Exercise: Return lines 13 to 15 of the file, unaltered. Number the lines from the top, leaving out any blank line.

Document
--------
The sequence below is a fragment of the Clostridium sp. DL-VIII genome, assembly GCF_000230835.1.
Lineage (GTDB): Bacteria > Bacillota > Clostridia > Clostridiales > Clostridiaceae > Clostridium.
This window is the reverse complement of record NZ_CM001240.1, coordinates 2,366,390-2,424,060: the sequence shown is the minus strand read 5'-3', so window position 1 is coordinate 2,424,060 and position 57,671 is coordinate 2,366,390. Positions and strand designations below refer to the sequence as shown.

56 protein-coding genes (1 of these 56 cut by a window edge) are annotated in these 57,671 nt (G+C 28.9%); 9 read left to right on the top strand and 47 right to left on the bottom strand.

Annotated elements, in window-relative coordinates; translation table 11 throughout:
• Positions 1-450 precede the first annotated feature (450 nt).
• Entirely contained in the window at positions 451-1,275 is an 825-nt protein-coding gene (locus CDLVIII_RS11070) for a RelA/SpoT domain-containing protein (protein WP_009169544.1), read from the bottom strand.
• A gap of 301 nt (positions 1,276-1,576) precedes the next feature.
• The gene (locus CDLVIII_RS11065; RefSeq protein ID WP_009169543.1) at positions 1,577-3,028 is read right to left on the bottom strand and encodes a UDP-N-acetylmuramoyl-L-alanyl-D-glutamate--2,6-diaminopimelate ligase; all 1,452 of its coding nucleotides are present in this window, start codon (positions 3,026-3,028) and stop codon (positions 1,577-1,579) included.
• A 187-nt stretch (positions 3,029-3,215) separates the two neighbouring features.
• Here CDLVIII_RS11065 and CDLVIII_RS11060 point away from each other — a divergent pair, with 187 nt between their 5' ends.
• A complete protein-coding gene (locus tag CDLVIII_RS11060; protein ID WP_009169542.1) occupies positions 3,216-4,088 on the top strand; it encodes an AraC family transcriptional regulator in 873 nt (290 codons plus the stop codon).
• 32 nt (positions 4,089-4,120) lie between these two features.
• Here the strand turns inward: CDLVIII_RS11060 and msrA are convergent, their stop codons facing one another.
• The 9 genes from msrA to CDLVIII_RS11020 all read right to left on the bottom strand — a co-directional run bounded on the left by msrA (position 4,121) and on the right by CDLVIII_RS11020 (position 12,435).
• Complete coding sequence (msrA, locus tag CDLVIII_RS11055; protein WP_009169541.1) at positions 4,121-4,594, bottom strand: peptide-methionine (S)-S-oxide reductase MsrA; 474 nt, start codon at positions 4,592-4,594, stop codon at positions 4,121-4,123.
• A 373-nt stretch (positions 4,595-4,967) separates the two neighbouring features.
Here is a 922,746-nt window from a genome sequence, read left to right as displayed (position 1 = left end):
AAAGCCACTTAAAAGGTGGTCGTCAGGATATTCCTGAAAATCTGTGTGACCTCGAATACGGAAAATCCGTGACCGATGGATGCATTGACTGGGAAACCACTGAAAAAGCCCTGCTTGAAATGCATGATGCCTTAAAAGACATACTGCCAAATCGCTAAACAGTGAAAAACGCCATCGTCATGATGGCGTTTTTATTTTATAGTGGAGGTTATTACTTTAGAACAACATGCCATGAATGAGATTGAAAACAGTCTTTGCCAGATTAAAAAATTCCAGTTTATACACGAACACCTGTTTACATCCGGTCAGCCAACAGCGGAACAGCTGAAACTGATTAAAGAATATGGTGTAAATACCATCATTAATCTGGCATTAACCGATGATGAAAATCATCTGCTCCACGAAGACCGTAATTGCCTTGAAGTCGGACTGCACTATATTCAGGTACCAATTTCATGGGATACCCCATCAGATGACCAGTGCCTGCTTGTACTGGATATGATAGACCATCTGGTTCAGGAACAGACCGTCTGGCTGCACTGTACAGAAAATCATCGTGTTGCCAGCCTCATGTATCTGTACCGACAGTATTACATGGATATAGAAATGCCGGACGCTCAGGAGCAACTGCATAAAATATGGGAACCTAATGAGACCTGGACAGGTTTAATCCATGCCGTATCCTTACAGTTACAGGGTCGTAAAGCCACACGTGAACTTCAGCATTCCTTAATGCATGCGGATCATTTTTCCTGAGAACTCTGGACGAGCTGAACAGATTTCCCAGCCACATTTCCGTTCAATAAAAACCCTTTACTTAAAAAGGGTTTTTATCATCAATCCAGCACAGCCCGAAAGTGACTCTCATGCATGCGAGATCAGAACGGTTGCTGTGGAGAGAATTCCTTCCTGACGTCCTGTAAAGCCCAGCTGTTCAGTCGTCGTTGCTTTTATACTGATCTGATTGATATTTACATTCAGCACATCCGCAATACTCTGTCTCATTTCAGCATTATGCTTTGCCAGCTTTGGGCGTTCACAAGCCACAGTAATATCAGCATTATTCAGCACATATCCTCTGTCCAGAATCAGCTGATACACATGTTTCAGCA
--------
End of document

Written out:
• 32 nt (positions 4,089-4,120) lie between these two features.
• Here the strand turns inward: CDLVIII_RS11060 and msrA are convergent, their stop codons facing one another.
• The 9 genes from msrA to CDLVIII_RS11020 all read right to left on the bottom strand — a co-directional run bounded on the left by msrA (position 4,121) and on the right by CDLVIII_RS11020 (position 12,435).